Since the voluntary “Occupation on Wall Street” has started, the country has started a discourse on how money talks, and keeps talking loudly, in Congress. Many are feeling that the reason our Congress has become so in-active and unable to commit to a plan of action has everything to do with special interests and very little to do with the needs of the people in general. Where it used to be that many laws were enacted, redacted, or at least argued, now Congress is busy raising money and taking swipes at each other. The “Common Good” that used to be the measure for legislation, has been pushed aside for the good of the individual.
Take the Senate Super Committee, which is supposed to come up with 1 trillion dollars in cuts to prevent severe cuts planned for “common good” programs in the Federal Budget. While much was hoped for by this super group, the fact is it is doomed to fail miserably. Why, you might ask? When the committee was tasked, one thing was apparent. An increase in revenues had to be discovered. The catch? Republican members of the committee have sworn they will not raise taxes in any way. Not by cutting loopholes, not by cutting special interests, and not by cutting tax benefits to the super rich corporations that don’t need them. So, with this impasse we sit. Who are these super rich that were able to purchase the promises of the Super Committee? Actually, that is easier to track than you might think due to “open government” laws.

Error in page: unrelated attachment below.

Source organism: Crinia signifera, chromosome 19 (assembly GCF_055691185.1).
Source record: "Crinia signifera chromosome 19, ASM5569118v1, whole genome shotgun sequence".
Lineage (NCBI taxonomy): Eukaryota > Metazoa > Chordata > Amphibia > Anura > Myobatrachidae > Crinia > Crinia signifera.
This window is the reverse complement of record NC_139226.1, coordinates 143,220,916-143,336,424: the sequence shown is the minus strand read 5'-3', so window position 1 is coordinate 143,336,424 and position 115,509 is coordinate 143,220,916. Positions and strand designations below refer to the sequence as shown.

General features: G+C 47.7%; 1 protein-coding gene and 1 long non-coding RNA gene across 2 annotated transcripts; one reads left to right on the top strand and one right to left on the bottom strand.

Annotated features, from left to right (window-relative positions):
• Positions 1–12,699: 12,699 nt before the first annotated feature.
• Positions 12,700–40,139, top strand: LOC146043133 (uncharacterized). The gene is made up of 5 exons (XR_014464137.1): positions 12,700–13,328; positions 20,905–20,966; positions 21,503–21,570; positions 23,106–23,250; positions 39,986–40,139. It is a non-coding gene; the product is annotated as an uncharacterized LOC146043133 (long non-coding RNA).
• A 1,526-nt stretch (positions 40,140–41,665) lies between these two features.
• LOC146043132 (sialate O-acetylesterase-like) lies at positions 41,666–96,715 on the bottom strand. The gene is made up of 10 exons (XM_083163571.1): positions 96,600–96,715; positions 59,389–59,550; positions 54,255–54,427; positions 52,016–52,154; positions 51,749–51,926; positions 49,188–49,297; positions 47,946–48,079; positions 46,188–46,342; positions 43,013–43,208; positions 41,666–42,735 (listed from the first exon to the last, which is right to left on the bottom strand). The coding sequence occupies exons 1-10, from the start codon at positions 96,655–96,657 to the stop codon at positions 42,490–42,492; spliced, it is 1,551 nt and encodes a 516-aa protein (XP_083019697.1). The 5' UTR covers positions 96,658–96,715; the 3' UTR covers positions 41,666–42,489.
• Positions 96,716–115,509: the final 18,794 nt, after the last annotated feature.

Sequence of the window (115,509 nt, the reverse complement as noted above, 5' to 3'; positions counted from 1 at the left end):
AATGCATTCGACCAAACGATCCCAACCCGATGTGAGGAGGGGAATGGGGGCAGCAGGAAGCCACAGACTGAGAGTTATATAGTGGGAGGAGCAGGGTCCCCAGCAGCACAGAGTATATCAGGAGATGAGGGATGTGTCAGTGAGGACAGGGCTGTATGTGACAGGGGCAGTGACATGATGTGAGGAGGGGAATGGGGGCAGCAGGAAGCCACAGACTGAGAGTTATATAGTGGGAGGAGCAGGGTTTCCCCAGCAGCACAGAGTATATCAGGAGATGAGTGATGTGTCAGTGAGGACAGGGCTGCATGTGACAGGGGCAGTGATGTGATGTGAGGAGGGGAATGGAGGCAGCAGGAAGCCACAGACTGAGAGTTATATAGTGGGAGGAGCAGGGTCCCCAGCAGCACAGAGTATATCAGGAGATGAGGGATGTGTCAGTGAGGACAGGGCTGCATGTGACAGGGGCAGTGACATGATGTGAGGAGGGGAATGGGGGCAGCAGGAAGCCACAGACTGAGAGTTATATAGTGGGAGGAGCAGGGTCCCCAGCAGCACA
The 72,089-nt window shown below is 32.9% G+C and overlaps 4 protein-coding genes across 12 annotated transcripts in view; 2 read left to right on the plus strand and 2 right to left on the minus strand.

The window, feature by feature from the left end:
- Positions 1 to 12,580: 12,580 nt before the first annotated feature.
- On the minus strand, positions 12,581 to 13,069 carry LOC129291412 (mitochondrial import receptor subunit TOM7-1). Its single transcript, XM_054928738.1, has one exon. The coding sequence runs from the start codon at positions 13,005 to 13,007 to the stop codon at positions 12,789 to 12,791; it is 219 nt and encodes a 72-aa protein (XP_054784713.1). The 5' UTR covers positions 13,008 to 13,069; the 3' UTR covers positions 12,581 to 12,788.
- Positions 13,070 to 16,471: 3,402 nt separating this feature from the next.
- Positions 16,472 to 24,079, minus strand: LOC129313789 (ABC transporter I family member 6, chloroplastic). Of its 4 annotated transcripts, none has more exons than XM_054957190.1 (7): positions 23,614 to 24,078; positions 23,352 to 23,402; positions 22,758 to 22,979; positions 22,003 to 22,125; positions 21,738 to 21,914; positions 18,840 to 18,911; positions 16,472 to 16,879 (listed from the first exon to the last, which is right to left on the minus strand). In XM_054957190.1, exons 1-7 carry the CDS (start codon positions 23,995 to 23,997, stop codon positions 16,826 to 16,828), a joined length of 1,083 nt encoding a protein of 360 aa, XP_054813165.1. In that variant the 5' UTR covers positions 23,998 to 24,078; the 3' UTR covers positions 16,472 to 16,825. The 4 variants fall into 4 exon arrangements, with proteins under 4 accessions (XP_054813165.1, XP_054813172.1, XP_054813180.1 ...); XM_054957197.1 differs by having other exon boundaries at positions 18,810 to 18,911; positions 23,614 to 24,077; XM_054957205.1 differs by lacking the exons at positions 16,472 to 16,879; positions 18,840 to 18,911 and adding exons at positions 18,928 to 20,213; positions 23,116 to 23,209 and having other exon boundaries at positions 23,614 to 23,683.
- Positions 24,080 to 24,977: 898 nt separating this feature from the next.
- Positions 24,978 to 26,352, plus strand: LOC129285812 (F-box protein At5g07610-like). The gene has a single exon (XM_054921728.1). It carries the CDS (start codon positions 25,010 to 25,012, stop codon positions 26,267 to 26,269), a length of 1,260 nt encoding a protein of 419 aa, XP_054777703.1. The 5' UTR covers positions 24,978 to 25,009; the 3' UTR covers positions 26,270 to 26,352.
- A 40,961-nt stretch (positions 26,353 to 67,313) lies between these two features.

Senator Patty Murray of Washington, Co-Chair of the committee, is a Democrat, and has proposed cutting loopholes. Yet, in the 2010 campaign cycle, she raised over 8 million dollars, most of it from individual donors. Odder still is that top donors were Microsoft, Boeing, and Weyerhauser, all companies that receive government contracts on a regular basis. Her counterpart is Jeb Hensarling, a Texan Representative, a freshman, and a Republican. His top money has been less than Senator Murray, but very respectable for a freshman from Texas. He raised 4.5 million dollars in the 2010 cycle, and currently has raised 3.2 million for the 2012 election. His top donors include Visa, Rent-a-Center, and two PAC’s, Aiken,Gump and KPMG. More about them later.
This makes evident the reason the debt Super Committee cannot be successful. If these members are out fundraising these monies, and failing to come to an agreement that can raise money for the United States. I think it is about time to call our Representatives and Senators and let them know we are not very impressed with their fundraising abilities, and that’s not what we elected them for. We would be much more impressed if they could actually work on behalf of the United States for a change.
- The Super Secret Super Committee (politicalwire.com)
- Unconstitutional Super Committee Proposes $1.3 Trillion in New Taxes (newsworldwide.wordpress.com)